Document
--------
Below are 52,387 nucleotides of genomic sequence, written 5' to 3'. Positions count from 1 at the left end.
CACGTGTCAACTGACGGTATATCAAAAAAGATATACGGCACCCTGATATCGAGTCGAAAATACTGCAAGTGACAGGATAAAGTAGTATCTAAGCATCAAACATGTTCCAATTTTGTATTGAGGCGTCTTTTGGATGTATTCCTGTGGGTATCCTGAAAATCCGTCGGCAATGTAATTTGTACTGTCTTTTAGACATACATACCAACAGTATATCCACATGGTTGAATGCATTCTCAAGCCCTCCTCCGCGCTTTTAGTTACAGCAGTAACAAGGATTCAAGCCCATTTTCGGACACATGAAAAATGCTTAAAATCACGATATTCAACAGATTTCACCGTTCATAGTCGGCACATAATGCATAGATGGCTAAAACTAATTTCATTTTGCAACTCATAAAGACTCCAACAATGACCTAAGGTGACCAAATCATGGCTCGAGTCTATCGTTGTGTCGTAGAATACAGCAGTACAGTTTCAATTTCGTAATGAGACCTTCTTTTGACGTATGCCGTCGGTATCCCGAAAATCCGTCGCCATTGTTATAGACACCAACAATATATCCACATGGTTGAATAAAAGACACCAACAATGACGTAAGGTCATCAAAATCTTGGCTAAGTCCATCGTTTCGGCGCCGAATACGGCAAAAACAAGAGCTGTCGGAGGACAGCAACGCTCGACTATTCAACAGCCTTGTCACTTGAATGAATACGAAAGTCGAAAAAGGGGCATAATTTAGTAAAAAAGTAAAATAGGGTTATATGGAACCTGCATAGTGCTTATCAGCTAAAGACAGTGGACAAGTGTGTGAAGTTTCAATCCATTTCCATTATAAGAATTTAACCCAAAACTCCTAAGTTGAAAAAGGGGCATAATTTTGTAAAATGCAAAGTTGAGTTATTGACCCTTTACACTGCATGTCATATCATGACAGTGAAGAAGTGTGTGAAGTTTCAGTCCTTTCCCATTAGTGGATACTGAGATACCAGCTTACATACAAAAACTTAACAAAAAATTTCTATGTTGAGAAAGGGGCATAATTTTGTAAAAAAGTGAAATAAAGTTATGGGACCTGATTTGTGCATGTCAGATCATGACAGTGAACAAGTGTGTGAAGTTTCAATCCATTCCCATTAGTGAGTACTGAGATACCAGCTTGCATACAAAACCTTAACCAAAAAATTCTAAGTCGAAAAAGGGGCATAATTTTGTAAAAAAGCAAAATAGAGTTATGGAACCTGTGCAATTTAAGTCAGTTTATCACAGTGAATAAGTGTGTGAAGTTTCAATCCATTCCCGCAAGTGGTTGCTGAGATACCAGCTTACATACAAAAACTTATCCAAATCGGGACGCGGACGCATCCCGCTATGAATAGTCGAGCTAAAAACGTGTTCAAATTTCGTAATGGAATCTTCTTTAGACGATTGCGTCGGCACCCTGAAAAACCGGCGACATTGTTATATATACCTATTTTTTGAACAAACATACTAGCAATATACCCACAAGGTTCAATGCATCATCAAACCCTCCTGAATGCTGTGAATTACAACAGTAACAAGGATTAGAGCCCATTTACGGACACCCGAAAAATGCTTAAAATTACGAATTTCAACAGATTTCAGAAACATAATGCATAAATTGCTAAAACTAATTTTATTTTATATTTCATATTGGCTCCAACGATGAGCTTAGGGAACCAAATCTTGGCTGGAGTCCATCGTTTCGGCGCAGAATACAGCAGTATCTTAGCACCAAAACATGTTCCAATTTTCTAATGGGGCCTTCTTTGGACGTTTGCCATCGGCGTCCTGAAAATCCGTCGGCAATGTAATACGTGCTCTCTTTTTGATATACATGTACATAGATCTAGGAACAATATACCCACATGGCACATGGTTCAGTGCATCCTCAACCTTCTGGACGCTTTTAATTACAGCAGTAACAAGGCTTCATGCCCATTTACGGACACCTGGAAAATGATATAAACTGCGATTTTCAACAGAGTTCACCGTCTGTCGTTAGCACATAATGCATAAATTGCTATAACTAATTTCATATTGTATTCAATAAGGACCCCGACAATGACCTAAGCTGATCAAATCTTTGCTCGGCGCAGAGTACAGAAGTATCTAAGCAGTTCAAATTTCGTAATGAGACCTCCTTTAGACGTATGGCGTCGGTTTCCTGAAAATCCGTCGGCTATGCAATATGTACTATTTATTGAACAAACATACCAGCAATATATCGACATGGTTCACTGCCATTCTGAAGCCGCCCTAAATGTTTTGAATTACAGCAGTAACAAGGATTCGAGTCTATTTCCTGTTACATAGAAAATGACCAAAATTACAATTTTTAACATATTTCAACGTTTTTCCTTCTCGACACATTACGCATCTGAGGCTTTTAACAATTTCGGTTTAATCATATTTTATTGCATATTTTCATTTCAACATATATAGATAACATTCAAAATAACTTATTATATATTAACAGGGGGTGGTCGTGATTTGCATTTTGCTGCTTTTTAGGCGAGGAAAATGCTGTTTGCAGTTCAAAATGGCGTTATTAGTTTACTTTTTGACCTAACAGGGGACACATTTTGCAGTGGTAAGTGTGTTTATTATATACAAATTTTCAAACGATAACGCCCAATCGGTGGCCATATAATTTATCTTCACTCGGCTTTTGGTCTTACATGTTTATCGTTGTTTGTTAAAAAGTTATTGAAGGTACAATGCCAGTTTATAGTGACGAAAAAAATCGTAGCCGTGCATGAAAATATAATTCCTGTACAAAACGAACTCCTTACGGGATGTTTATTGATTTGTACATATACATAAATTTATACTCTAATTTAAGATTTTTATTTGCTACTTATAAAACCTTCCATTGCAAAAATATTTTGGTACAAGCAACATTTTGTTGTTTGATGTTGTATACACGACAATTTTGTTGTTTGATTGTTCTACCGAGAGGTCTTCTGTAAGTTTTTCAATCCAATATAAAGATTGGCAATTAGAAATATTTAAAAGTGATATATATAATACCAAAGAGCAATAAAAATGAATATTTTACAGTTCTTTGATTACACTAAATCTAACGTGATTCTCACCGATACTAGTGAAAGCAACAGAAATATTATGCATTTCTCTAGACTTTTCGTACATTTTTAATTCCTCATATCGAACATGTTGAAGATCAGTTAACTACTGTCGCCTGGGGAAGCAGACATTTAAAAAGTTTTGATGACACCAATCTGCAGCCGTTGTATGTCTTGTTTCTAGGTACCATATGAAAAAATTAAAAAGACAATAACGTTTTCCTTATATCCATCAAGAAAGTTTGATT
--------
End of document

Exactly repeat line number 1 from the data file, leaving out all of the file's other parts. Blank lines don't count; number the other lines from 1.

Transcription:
Below are 52,387 nucleotides of genomic sequence, written 5' to 3'. Positions count from 1 at the left end.